[The last of the long delayed draft posts, this bust was prompted by a fantasy sequence from another movie, in which Ben Stiller imagines himself and Kristen Wiig enacting a confused scene from this movie, despite their not having seen it. You just know when comedians make a joke about not having seen a movie, there's something worth busting there ;)
Unfortunately, it's another example of a film that presents the problem of how best to refer to characters when they're portrayed by various actors, at different stages of their lives. On this occasion I've decided to fudge the answer, because the principals are so iconic, by performing an ultra-bust.]
The Curious Case of Benjamin Button (2008) is an American fantasy drama film directed by David Fincher, starring Brad Pitt and Cate Blanchett.
In the end, a hospital bed-bound, former dancer mother, Cate Blanchett, gets distraction from an approaching hurricane and the end-of-life care she is receiving, by persuading her daughter to read to her from a hand written manuscript, stuffed full of postcards, letters and mementos, that recount what is either a very tall tale or the extraordinary life-history of her real father, Brad Pitt, a man the daughter once met briefly and who apparently lived his life growing younger.
Always on the periphery of landmark American events spanning the end of the Great War, to the devastation of hurricane Katrina, it is the Grim Reaper's ever-presence that overshadows Pitt's life, begun as a prematurely geriatric foundling, after his mother dies in childbirth, raised by a woman with the motto "you never know what's coming", amongst the residents of the elderly care home she runs, and ending with him shuffling off this mortal coil, despite the appearance of a perfectly healthy infant, in the very same home, some eighty years later, in the arms of his first love and eventual wife, Blanchett, who he met there as a "man-boy" when she was a girl, many years before.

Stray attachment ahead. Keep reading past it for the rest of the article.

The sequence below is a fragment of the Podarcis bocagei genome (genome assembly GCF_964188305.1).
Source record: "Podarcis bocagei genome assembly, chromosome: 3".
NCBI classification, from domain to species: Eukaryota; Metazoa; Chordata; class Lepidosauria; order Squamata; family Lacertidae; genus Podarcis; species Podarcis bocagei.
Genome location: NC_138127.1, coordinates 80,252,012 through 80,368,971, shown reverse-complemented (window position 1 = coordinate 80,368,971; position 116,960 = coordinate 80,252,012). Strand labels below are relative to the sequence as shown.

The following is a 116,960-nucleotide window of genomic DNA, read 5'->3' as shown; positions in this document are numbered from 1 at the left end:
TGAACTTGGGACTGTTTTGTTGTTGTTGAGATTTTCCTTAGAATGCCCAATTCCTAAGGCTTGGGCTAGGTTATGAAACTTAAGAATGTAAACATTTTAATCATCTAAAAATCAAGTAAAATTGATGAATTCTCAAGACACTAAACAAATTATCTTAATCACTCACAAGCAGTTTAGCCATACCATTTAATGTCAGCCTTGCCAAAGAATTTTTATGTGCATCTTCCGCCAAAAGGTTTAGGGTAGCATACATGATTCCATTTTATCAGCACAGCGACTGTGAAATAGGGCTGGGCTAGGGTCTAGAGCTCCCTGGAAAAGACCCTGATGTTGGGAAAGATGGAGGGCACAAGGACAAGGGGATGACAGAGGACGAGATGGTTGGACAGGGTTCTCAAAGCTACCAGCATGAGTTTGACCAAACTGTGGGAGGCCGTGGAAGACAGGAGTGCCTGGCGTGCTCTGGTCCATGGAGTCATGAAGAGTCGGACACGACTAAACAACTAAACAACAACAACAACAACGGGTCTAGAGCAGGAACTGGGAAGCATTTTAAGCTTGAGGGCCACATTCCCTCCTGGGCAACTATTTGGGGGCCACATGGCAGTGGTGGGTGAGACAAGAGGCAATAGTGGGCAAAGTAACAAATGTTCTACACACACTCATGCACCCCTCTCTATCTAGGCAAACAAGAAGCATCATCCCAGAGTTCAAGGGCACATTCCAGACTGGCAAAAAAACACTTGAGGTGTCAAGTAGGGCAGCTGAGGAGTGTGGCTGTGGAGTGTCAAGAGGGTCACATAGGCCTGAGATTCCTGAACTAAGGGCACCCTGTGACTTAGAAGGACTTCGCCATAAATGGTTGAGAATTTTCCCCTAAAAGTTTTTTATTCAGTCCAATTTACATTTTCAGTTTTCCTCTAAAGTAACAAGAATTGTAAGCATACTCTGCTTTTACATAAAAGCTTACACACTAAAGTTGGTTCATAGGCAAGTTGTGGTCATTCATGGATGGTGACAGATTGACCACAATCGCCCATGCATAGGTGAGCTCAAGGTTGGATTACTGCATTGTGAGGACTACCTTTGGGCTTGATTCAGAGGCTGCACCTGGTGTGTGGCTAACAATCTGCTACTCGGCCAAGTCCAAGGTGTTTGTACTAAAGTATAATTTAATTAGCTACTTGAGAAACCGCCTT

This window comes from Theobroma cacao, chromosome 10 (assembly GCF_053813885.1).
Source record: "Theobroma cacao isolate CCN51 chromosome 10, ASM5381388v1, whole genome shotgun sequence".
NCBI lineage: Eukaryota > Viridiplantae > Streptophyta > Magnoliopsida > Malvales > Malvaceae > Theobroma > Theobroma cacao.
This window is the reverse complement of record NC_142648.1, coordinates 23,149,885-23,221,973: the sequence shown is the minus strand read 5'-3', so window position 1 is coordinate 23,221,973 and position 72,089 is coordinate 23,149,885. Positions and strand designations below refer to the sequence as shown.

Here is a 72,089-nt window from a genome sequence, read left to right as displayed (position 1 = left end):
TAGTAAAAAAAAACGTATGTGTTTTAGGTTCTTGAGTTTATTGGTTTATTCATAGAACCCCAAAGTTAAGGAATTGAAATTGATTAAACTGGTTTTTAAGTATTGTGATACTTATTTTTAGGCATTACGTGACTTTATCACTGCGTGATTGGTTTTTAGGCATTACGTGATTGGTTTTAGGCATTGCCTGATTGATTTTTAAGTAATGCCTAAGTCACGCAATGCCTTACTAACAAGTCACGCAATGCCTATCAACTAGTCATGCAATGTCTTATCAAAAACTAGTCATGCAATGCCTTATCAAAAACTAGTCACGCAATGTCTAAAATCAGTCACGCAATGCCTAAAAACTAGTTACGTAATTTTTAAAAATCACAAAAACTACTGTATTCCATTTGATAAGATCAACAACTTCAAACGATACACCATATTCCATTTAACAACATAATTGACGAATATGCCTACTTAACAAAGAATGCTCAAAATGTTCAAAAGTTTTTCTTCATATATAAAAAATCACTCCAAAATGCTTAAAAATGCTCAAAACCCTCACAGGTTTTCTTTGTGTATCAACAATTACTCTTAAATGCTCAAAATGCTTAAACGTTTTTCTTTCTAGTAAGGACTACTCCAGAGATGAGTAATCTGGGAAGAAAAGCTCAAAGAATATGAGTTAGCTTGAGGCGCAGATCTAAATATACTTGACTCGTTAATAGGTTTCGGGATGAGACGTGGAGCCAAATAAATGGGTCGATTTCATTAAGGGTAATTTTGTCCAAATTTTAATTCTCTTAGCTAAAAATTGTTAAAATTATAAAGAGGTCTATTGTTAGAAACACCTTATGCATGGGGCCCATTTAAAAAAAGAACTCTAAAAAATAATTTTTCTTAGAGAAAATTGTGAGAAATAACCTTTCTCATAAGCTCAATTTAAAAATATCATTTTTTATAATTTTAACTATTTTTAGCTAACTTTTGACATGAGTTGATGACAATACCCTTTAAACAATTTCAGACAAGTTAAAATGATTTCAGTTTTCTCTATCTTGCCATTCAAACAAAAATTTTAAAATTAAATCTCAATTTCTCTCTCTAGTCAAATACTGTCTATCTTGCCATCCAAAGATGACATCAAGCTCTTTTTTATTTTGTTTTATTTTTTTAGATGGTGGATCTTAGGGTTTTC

It's hard not to read this allegorical muse on the fleeting nature of human existence, as one of a few, so far rather unconvincing attempts, on David Fincher's part, to prove that he is more than just a thrill-master par excellence.
Bookended by the story of a blind clockmaker (surly a reference to an argument against the existence of God) who constructs a municipal time-piece that runs backwards, strangely mirroring the inverted life of the eponymous hero, perhaps not since the Bible, has there been a narrative so packed with stuff that just doesn't make sense, even overlooking the story's central conceit of a man who ages in reverse, and seems strangely apart from his surrounding, despite award winning special effects and make-up. And it's not just the set that Pitt is detached from, perpetually out of step with the changing times around him.
Okay, Pitt does learn life lessons from a succession of colourful characters, including a womanising pygmy, a self-tattooed boozing tugboat captain, the loose-knickered wife of a British spy, and a seven-time victim of lightening strikes fellow care home resident. But none of them amount to much more that "life's short, make the most of it." And all that in just a minute over two and three quarter hours!
Clearly, however you care to slice it, what's coming is death!